Yes, we have heard political and business leaders and Africanists talk about the need to “tell the African story.” But that story in most cases goes un-mentioned as retold by Africa’s musical talents.
“When I was in Uganda I met Professor O’Connor and the president of Rhyme and Reason in U.S.A and am proud I will be featured in her book Telling Our Own Stories 2016 and 8BALL has written the intro of the book,” notes Kenya bases hip-hopper, Hustlajay Maumau who hosts a radio show dubbed, ‘Tafakari Kwetu on wgRADIO.
With that first feature, luck has knocked on the star’s doors again with yet another professor from Howard set to feature the rapper in a new boo dubbed, ‘Telling our Own Stories 2016″ by Msia Kibona Clark.
The book is about the growth of hip hop as a way to express social and political issues and as a form of protest.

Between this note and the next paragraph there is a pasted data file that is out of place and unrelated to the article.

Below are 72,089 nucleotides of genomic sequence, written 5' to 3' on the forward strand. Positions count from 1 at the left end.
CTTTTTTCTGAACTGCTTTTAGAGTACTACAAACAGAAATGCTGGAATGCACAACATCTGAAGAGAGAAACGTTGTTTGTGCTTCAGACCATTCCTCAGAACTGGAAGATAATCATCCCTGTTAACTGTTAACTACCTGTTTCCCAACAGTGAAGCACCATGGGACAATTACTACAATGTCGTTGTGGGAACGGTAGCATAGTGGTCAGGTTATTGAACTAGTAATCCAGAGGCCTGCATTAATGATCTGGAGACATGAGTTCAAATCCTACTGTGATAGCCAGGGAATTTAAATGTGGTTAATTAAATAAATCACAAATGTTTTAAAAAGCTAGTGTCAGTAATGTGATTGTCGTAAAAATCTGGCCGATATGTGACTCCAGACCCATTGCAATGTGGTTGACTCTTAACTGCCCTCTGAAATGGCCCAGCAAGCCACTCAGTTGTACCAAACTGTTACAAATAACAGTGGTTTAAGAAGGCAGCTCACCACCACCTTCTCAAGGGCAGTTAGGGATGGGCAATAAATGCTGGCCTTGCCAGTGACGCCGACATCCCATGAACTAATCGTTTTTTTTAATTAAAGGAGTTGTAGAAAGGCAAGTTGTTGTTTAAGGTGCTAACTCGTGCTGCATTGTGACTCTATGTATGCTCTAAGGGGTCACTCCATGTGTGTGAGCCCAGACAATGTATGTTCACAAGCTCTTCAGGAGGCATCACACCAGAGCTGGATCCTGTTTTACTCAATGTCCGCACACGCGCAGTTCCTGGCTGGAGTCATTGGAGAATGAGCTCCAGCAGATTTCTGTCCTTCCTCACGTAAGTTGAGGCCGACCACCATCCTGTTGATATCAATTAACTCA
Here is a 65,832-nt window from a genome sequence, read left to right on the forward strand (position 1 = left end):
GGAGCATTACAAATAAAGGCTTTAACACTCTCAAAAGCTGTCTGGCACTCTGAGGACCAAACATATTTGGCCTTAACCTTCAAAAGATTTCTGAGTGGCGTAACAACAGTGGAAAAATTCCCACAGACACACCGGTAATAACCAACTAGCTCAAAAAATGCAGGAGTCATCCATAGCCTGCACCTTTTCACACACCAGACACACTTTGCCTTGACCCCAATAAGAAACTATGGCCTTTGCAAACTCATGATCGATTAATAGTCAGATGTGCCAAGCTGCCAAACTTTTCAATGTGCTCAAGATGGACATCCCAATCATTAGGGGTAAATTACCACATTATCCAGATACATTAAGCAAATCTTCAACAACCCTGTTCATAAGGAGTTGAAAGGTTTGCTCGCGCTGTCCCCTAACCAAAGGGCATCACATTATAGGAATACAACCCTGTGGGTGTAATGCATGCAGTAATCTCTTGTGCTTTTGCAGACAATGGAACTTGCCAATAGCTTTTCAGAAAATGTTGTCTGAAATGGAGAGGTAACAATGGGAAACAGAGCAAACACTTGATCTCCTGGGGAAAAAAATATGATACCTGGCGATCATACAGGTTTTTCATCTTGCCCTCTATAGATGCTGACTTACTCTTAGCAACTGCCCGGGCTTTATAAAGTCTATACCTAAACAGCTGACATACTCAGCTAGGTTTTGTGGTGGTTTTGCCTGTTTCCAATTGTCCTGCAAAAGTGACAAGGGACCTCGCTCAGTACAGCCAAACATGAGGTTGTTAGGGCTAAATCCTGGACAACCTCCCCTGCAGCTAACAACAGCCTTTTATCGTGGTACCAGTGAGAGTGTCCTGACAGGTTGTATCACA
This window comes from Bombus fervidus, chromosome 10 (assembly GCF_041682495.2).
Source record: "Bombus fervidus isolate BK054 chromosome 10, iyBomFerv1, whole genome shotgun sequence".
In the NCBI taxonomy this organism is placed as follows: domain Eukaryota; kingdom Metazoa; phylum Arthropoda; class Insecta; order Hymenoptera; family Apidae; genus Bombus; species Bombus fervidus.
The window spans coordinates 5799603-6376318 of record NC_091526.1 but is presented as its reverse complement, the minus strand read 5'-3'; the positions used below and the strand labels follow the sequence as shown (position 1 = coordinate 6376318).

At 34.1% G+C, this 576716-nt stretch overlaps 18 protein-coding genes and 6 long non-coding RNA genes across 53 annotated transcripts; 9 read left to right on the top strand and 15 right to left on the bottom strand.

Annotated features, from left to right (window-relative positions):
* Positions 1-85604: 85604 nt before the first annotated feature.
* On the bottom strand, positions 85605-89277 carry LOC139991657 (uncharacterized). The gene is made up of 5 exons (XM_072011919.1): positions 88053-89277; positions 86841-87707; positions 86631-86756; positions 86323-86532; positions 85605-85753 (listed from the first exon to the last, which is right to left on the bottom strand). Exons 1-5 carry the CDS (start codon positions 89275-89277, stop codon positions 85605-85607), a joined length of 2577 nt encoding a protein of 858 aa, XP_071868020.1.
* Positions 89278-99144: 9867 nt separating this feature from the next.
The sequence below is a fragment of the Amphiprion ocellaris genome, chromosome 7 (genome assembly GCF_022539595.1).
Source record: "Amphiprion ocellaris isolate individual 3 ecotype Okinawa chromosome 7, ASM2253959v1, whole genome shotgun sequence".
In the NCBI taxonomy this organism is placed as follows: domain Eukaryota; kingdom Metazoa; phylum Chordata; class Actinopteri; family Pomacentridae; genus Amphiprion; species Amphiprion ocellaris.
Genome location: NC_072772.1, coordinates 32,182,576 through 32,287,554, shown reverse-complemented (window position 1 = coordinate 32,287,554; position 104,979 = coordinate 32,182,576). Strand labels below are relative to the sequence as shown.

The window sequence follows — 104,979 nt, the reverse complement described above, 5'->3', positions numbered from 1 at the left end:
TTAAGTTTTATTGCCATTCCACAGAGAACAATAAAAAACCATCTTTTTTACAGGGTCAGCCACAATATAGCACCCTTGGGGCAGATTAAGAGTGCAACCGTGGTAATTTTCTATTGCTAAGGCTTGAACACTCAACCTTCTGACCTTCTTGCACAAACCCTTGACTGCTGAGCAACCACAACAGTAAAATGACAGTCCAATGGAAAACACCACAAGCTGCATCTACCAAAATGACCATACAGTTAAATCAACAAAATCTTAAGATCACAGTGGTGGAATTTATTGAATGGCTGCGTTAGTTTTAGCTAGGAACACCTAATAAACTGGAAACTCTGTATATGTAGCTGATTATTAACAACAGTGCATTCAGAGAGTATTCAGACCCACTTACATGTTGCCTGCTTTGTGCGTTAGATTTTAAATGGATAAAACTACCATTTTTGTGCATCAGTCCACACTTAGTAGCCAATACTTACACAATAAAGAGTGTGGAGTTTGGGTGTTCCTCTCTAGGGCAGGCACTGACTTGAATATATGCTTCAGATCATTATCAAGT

This story of hip-hop in Africa, as heard from the voices of artists, activists and academics, is a crucially important work on the history and politics of the African contribution to the global hip hop movement.
Msia Kibona Clark specializes in African migration and identity studies as well as studies of hip hop culture and social movements in Africa.
Catch the Hustlajay Hip-hop show live every Friday 2-3pm only on wgRADIO.fm
It looks at hip hop all over Africa and features interviews with artists from Kenya, Tanzania, Uganda, South Africa, Ghana, Senegal, Mali, and more.
In recent years, several books have been published concerning African hip-hop, including Eric Charry’s Hip-hop Africa: New African Music in a Globalizing World (2012) and Mwenda Ntarangwi’s East African Hip-hop: Youth Culture and Globalization.
Kibona is remembered for the book, Hip Hop and Social Change in Africa: Ni Wakati that positively broadens our understanding of hip hop on the continent. It shows how hip hop in its spoken, written, and visual form has created outlets for Africans north-south and east-west to recognize, perceive, understand, and respond to the problems of the twenty-first century. In short, Clark and Koster bring together important contributions from scholars and artists that illustrate the pan-African force that is hip hop. (P. Khalil Saucier, Rhode Island College).